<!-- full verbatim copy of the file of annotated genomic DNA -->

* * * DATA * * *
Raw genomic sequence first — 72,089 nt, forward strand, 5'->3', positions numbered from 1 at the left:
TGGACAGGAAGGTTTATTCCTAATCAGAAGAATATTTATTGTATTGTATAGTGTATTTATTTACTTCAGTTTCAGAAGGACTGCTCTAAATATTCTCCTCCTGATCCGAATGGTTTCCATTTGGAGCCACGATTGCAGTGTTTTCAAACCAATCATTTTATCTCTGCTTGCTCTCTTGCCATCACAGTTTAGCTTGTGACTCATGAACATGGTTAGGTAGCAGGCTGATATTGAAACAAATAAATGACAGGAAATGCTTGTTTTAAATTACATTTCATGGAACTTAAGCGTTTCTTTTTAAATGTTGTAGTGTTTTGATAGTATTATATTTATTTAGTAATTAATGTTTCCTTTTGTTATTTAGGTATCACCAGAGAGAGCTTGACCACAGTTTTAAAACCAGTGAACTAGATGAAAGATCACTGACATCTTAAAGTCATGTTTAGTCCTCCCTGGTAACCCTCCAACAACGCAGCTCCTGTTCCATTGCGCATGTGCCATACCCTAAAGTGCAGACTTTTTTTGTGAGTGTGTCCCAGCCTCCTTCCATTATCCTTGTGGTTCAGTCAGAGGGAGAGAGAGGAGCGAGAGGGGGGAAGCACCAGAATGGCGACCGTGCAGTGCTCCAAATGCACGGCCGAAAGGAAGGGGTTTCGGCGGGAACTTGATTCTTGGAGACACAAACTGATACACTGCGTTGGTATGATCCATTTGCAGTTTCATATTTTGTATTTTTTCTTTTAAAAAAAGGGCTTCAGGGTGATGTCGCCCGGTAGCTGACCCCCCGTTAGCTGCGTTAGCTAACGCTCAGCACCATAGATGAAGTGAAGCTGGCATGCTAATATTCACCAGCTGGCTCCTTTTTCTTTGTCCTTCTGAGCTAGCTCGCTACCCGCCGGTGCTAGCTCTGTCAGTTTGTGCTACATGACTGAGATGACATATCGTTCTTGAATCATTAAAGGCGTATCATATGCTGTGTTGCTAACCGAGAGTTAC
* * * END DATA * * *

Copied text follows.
Raw genomic sequence first — 72,089 nt, forward strand, 5'->3', positions numbered from 1 at the left:
TGGACAGGAAGGTTTATTCCTAATCAGAAGAATATTTATTGTATTGTATAGTGTATTTATTTACTTCAGTTTCAGAAGGACTGCTCTAAATATTCTCCTCCTGATCCGAATGGTTTCCATTTGGAGCCACGATTGCAGTGTTTTCAAACCAATCATTTTATCTCTGCTTGCTCTCTTGCCATCACAGTTTAGCTTGTGACTCATGAACATGGTTAGGTAGCAGGCTGATATTGAAACAAATAAATGACAGGAAATGCTTGTTTTAAATTACATTTCATGGAACTTAAGCGTTTCTTTTTAAATGTTGTAGTGTTTTGATAGTATTATATTTATTTAGTAATTAATGTTTCCTTTTGTTATTTAGGTATCACCAGAGAGAGCTTGACCACAGTTTTAAAACCAGTGAACTAGATGAAAGATCACTGACATCTTAAAGTCATGTTTAGTCCTCCCTGGTAACCCTCCAACAACGCAGCTCCTGTTCCATTGCGCATGTGCCATACCCTAAAGTGCAGACTTTTTTTGTGAGTGTGTCCCAGCCTCCTTCCATTATCCTTGTGGTTCAGTCAGAGGGAGAGAGAGGAGCGAGAGGGGGGAAGCACCAGAATGGCGACCGTGCAGTGCTCCAAATGCACGGCCGAAAGGAAGGGGTTTCGGCGGGAACTTGATTCTTGGAGACACAAACTGATACACTGCGTTGGTATGATCCATTTGCAGTTTCATATTTTGTATTTTTTCTTTTAAAAAAAGGGCTTCAGGGTGATGTCGCCCGGTAGCTGACCCCCCGTTAGCTGCGTTAGCTAACGCTCAGCACCATAGATGAAGTGAAGCTGGCATGCTAATATTCACCAGCTGGCTCCTTTTTCTTTGTCCTTCTGAGCTAGCTCGCTACCCGCCGGTGCTAGCTCTGTCAGTTTGTGCTACATGACTGAGATGACATATCGTTCTTGAATCATTAAAGGCGTATCATATGCTGTGTTGCTAACCGAGAGTTAC